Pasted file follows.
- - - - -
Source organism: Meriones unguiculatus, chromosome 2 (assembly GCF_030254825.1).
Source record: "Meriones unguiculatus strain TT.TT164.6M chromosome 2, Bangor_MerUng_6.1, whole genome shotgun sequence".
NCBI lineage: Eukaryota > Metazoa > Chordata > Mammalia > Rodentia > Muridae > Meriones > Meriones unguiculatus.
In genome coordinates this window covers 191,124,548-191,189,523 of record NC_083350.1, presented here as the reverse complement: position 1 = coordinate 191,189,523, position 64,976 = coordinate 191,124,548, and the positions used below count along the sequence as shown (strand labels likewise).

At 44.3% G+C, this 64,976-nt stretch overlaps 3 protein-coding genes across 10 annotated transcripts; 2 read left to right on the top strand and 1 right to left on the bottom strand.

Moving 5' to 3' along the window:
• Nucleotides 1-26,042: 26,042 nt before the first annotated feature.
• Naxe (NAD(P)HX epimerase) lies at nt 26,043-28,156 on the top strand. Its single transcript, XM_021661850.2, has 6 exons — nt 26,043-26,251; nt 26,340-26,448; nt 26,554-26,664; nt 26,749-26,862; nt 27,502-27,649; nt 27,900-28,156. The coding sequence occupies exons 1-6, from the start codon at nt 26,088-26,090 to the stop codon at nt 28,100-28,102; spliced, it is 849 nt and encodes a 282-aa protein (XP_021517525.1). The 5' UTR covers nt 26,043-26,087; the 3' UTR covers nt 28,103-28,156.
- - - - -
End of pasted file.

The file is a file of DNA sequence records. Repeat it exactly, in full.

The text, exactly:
Source organism: Meriones unguiculatus, chromosome 2 (assembly GCF_030254825.1).
Source record: "Meriones unguiculatus strain TT.TT164.6M chromosome 2, Bangor_MerUng_6.1, whole genome shotgun sequence".
NCBI lineage: Eukaryota > Metazoa > Chordata > Mammalia > Rodentia > Muridae > Meriones > Meriones unguiculatus.
In genome coordinates this window covers 191,124,548-191,189,523 of record NC_083350.1, presented here as the reverse complement: position 1 = coordinate 191,189,523, position 64,976 = coordinate 191,124,548, and the positions used below count along the sequence as shown (strand labels likewise).

At 44.3% G+C, this 64,976-nt stretch overlaps 3 protein-coding genes across 10 annotated transcripts; 2 read left to right on the top strand and 1 right to left on the bottom strand.

Moving 5' to 3' along the window:
• Nucleotides 1-26,042: 26,042 nt before the first annotated feature.
• Naxe (NAD(P)HX epimerase) lies at nt 26,043-28,156 on the top strand. Its single transcript, XM_021661850.2, has 6 exons — nt 26,043-26,251; nt 26,340-26,448; nt 26,554-26,664; nt 26,749-26,862; nt 27,502-27,649; nt 27,900-28,156. The coding sequence occupies exons 1-6, from the start codon at nt 26,088-26,090 to the stop codon at nt 28,100-28,102; spliced, it is 849 nt and encodes a 282-aa protein (XP_021517525.1). The 5' UTR covers nt 26,043-26,087; the 3' UTR covers nt 28,103-28,156.